First and foremost, look into getting a miniature tripod to stabilize your video. This is essential if presentation is important to you. And believe me, it should be. Presentation is always your top priority when producing any kind of video.

Even if you are looking to only create vlogs and nothing else, it still doesn’t hurt to own a tripod. This is an important factor to keep in mind, as you never know what direction your YouTube channel may end up taking.

Audio is more important than video

Without good audio, you’ve got nothing. Now thankfully, most modern phones have decent onboard microphones and they can usually get the job done. However, if you’re looking to kick things up a notch, why not invest in an external mic? Like miniature tripods, prices on mics are actually pretty low — especially considering how big of a difference you’ll notice in quality.

I recommend checking out the Rode VideoMic Me for starters. Rode is a reputable brand and very well known for their microphones.

Believe me, you’ll be happy knowing you spent a bit of money on good audio. It can often be the deciding factor on whether someone subscribes to your channel.

Buy used equipment

If you are looking to save some serious money, then you might want to consider shopping around on sites like eBay and Amazon. There are some great deals to be found, especially if you’re a fan of the more expensive equipment.

For example, buying a used DSLR on eBay can save you hundreds of dollars. If it works properly, then what’s the problem? And even better, audio/video equipment often comes bundled with extra accessories — saving you even more money in the process.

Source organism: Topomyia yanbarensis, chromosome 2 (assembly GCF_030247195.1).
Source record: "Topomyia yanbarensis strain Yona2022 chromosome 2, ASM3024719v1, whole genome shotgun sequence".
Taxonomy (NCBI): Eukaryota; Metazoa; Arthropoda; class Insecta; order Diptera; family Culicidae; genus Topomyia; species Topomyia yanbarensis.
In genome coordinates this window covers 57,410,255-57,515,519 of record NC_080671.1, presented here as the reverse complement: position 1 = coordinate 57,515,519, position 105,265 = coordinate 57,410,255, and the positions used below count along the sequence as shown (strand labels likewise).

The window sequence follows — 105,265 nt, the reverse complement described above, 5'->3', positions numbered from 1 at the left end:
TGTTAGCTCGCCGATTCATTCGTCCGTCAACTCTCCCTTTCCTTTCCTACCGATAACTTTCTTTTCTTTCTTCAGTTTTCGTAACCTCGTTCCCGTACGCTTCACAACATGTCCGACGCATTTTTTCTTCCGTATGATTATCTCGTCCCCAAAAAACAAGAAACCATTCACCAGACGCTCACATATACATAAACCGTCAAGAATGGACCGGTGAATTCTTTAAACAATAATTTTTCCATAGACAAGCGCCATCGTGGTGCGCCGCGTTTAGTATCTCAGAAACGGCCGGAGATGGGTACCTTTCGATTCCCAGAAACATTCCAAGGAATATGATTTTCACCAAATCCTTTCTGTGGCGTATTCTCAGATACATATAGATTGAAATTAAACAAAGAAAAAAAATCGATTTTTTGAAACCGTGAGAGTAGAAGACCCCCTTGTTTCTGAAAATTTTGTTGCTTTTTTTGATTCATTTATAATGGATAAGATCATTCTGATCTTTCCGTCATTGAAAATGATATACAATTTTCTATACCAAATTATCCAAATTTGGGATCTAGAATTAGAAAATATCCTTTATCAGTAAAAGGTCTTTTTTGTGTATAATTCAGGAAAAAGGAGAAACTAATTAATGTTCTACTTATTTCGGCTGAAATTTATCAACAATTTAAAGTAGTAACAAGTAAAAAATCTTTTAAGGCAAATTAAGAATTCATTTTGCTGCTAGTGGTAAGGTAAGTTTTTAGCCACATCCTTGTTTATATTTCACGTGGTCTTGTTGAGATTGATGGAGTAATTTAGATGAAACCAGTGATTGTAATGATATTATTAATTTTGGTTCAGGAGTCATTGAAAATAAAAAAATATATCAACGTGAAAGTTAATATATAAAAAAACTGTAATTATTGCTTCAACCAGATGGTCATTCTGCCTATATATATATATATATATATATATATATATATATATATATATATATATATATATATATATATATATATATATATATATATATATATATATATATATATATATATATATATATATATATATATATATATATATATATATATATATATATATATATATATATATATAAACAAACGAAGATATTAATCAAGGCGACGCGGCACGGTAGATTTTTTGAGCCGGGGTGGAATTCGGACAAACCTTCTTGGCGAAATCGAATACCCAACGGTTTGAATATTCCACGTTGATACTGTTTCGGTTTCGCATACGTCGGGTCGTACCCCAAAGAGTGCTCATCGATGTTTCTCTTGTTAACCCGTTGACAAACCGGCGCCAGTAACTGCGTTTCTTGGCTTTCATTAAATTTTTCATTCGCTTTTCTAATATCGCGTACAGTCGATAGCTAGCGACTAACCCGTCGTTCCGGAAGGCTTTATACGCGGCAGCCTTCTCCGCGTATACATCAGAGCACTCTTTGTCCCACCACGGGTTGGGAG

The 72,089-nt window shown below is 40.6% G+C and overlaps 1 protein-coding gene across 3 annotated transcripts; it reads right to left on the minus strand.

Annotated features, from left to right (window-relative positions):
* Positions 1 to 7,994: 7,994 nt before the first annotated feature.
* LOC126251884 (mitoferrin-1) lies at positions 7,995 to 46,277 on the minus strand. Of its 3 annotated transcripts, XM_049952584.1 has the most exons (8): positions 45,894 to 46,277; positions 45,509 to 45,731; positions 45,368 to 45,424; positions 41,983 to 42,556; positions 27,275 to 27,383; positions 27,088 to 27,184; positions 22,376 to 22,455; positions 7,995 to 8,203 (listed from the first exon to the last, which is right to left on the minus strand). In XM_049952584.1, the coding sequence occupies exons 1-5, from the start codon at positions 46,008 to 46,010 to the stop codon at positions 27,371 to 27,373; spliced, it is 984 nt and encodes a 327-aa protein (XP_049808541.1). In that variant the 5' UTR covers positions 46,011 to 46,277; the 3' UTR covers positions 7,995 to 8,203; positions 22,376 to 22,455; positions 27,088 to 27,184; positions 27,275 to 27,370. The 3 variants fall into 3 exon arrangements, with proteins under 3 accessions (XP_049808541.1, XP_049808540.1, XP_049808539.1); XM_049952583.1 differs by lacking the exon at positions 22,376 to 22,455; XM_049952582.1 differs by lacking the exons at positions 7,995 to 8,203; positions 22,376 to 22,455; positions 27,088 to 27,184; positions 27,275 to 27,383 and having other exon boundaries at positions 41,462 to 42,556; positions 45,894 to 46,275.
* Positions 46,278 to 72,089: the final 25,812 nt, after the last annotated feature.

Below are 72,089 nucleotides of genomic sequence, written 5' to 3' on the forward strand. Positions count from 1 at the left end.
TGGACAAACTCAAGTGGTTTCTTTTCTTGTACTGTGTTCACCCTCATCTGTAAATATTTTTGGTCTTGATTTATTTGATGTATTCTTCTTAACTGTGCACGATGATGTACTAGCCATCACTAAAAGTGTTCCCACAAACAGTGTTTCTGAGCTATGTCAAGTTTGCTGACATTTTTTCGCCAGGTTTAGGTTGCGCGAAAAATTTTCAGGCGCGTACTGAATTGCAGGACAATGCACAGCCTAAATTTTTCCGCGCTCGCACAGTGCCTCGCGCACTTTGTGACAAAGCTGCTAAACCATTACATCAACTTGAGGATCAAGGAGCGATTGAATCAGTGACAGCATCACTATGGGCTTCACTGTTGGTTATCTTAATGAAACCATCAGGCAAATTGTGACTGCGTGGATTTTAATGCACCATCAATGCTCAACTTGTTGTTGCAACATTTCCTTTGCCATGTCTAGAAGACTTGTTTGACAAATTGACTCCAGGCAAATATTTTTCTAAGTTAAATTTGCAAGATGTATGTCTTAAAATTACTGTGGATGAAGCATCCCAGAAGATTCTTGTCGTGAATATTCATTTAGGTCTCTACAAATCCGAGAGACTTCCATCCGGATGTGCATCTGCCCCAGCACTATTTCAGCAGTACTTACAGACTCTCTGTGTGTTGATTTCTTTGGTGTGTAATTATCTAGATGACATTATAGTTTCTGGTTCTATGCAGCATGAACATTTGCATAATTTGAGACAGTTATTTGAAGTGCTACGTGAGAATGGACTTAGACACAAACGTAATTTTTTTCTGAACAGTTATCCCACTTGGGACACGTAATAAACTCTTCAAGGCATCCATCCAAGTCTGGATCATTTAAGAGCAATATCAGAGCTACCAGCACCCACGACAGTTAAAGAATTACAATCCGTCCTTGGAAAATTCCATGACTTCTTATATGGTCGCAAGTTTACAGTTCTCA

Focus on your content before anything else

It’s so easy to get caught up in buying the best of the best, when in reality, your content should always come first. This is actually a common issue that I see on YouTube now and then. Some creators are so concerned about spending a lot of money early in the game, when they forget what matters most.

You need to figure out your content. Test a few ideas with your audience to see what sticks. Personally, I think it’s safe to begin with vlogging. Not only does this type of content require less work when compared to something like tech reviews, but it’s also your chance to express yourself and show the world the real you.

YouTube is an incredible platform that will be around for many years to come. Don’t rush greatness.

3 Amazing Desktop USB Microphones for Around $100

If you are the kind of creator who prefers to make videos from the convenience of your desk, then you will want to invest in a quality microphone. This is especially true if you’re only using a webcam. The average webcam simply does not produce good audio.